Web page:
Adelaide: The International Cricket Council (ICC) Chief Executive David Richardson has expressed disappointment following President Mustafa Kamal’s comments about the match officials in the Cricket World Cup 2015 quarter-final between Bangladesh and India in Melbourne on Thursday.

“The ICC has noted Mr Mustafa Kamal’s comments, which are very unfortunate but made in his personal capacity. As an ICC President, he should have been more considerate in his criticism of ICC match officials, whose integrity cannot be questioned,” Richardson said in a media statement.

“The no-ball decision was a 50-50 call. The spirit of the game dictates that the umpire’s decision is final and must be respected. Any suggestion that the match officials had “an agenda” or did anything other than perform to the best of their ability are baseless and are refuted in the strongest possible terms,” the statement stressed.

“We now look forward to an exciting last few matches of what has been a very successful and interesting ICC Cricket World Cup 2015,” Richardson concluded.

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'SOFIA' finds missing link between supernovae, planet formation

SOFIA data reveal warm dust (white) surviving inside a supernova remnant. The SNR Sgr A East cloud is traced in X-rays (blue). Radio emission (red) shows expanding shock waves colliding with surrounding interstellar clouds (green).
[Image Credit: NASA/CXO/Herschel/VLA/Lau et al] 
Washington: Using NASA's Stratospheric Observatory for Infrared Astronomy (SOFIA), an international scientific team discovered that supernovae are capable of producing a substantial amount of the material from which planets like Earth can form.

These findings are published in the March 19 online issue of Science magazine.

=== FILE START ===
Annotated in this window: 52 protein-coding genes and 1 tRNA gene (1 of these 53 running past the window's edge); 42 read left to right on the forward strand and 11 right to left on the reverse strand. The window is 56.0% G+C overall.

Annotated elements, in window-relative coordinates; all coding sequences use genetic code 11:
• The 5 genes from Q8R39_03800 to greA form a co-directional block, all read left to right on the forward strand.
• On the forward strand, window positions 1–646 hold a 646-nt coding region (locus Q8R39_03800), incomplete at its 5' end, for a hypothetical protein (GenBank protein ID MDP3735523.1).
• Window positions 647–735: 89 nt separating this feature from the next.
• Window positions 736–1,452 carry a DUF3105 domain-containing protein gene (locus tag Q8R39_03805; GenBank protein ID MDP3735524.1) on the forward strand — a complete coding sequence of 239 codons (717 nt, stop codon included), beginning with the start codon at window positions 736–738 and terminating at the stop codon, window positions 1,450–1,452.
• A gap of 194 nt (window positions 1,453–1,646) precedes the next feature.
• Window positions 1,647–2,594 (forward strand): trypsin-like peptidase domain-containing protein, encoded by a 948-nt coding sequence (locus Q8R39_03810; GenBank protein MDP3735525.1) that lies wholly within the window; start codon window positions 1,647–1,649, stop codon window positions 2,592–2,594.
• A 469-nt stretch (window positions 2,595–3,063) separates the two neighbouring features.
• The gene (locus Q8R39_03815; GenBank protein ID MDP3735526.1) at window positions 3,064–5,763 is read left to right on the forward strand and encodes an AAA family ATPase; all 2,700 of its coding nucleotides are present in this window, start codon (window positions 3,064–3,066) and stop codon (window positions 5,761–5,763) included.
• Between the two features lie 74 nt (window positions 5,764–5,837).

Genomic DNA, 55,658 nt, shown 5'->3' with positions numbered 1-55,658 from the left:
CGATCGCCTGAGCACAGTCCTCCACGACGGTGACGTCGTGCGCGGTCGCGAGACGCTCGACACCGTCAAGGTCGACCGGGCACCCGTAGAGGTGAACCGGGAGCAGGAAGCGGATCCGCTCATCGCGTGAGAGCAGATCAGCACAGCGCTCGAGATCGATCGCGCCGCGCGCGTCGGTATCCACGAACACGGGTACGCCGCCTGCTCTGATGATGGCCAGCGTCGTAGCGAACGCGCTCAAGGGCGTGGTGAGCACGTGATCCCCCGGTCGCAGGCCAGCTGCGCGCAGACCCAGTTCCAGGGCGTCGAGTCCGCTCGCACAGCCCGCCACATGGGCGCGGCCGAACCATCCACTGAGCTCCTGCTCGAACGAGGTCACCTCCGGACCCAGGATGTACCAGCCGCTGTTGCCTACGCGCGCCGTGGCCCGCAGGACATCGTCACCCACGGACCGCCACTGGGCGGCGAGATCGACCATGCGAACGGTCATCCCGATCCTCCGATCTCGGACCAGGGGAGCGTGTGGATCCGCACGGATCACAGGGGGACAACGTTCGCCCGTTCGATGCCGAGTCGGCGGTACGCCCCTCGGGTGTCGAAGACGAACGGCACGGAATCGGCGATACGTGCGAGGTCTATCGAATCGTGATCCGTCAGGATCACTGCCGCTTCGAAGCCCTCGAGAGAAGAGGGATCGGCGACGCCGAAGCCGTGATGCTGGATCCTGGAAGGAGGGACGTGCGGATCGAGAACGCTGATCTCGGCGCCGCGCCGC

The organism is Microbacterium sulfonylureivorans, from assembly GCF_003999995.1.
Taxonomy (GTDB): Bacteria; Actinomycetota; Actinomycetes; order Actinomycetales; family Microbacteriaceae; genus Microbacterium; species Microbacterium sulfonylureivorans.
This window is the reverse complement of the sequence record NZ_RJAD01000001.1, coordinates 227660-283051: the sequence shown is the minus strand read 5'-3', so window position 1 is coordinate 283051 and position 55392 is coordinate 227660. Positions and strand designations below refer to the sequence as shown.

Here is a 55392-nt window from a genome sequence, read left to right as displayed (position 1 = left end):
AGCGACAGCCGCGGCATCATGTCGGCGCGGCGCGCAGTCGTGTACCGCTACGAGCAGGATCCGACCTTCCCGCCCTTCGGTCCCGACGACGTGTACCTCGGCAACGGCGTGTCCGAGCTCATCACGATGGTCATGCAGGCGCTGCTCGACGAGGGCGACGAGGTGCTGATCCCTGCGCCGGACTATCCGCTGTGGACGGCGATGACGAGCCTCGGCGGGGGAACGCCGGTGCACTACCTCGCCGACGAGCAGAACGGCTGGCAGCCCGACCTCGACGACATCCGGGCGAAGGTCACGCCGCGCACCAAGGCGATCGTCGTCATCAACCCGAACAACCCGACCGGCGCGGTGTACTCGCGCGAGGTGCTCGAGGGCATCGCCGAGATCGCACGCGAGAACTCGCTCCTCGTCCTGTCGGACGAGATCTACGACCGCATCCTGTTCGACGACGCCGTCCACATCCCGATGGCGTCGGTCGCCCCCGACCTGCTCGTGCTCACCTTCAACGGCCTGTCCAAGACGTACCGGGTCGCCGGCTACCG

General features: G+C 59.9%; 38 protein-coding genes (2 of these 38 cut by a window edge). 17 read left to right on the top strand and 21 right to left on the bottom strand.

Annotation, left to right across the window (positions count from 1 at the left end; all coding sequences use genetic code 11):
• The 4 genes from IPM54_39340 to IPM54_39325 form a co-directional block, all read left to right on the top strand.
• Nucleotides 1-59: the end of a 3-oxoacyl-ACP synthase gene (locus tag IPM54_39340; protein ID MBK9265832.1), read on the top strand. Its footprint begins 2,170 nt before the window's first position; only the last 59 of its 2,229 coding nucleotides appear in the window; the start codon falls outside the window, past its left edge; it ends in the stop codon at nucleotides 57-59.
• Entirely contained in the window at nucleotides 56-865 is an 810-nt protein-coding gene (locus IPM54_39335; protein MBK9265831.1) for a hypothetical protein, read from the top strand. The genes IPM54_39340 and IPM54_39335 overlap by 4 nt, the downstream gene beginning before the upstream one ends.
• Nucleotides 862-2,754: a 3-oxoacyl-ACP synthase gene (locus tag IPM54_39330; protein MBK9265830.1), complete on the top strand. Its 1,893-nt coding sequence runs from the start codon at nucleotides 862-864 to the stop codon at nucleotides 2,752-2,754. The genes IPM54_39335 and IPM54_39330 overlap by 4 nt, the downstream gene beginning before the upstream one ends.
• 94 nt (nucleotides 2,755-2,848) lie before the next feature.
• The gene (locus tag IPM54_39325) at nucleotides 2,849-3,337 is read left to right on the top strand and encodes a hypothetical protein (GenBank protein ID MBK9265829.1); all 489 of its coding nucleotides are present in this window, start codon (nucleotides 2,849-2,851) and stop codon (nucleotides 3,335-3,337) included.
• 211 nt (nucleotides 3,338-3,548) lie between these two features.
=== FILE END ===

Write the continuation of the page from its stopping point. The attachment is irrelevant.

"Our observations reveal a particular cloud produced by a supernova explosion 10,000 years ago contains enough dust to make 7,000 Earths," said Ryan Lau of Cornell University in Ithaca, New York.
The research team, headed by Lau, used SOFIA's airborne telescope and the Faint Object InfraRed Camera for the SOFIA Telescope, FORCAST, to take detailed infrared images of an interstellar dust cloud known as Supernova Remnant Sagittarius A East, or SNR Sgr A East.

The team used SOFIA data to estimate the total mass of dust in the cloud from the intensity of its emission. The investigation required measurements at long infrared wavelengths in order to peer through intervening interstellar clouds and detect the radiation emitted by the supernova dust.

Astronomers already had evidence that a supernova’s outward-moving shock wave can produce significant amounts of dust. Until now, a key question was whether the new soot- and sand-like dust particles would survive the subsequent inward “rebound” shock wave generated when the first, outward-moving shock wave collides with surrounding interstellar gas and dust.

"The dust survived the later onslaught of shock waves from the supernova explosion, and is now flowing into the interstellar medium where it can become part of the 'seed material' for new stars and planets," Lau explained.

These results also reveal the possibility that the vast amount of dust observed in distant young galaxies may have been made by supernova explosions of early massive stars, as no other known mechanism could have produced nearly as much dust.

"This discovery is a special feather in the cap for SOFIA, demonstrating how observations made within our own Milky Way galaxy can bear directly on our understanding of the evolution of galaxies billions of light years away," said Pamela Marcum, a SOFIA project scientist at Ames Research Center in Moffett Field, California.